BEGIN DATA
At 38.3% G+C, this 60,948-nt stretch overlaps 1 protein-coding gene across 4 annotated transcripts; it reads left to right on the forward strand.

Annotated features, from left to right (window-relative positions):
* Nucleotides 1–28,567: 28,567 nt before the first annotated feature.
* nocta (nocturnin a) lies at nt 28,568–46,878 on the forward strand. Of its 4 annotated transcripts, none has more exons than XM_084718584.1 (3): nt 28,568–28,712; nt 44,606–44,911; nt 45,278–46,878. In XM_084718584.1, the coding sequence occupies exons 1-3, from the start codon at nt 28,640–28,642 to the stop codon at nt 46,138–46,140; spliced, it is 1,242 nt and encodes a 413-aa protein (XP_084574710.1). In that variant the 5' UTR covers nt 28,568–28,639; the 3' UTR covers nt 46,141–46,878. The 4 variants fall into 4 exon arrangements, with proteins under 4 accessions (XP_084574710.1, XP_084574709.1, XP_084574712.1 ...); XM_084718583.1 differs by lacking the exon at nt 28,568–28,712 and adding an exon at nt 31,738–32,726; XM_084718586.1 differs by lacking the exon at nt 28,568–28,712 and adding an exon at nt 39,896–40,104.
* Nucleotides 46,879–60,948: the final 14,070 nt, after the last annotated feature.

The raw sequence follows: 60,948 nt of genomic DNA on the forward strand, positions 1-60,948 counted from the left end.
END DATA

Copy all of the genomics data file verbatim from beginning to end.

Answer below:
At 38.3% G+C, this 60,948-nt stretch overlaps 1 protein-coding gene across 4 annotated transcripts; it reads left to right on the forward strand.

Annotated features, from left to right (window-relative positions):
* Nucleotides 1–28,567: 28,567 nt before the first annotated feature.
* nocta (nocturnin a) lies at nt 28,568–46,878 on the forward strand. Of its 4 annotated transcripts, none has more exons than XM_084718584.1 (3): nt 28,568–28,712; nt 44,606–44,911; nt 45,278–46,878. In XM_084718584.1, the coding sequence occupies exons 1-3, from the start codon at nt 28,640–28,642 to the stop codon at nt 46,138–46,140; spliced, it is 1,242 nt and encodes a 413-aa protein (XP_084574710.1). In that variant the 5' UTR covers nt 28,568–28,639; the 3' UTR covers nt 46,141–46,878. The 4 variants fall into 4 exon arrangements, with proteins under 4 accessions (XP_084574710.1, XP_084574709.1, XP_084574712.1 ...); XM_084718583.1 differs by lacking the exon at nt 28,568–28,712 and adding an exon at nt 31,738–32,726; XM_084718586.1 differs by lacking the exon at nt 28,568–28,712 and adding an exon at nt 39,896–40,104.
* Nucleotides 46,879–60,948: the final 14,070 nt, after the last annotated feature.

The raw sequence follows: 60,948 nt of genomic DNA on the forward strand, positions 1-60,948 counted from the left end.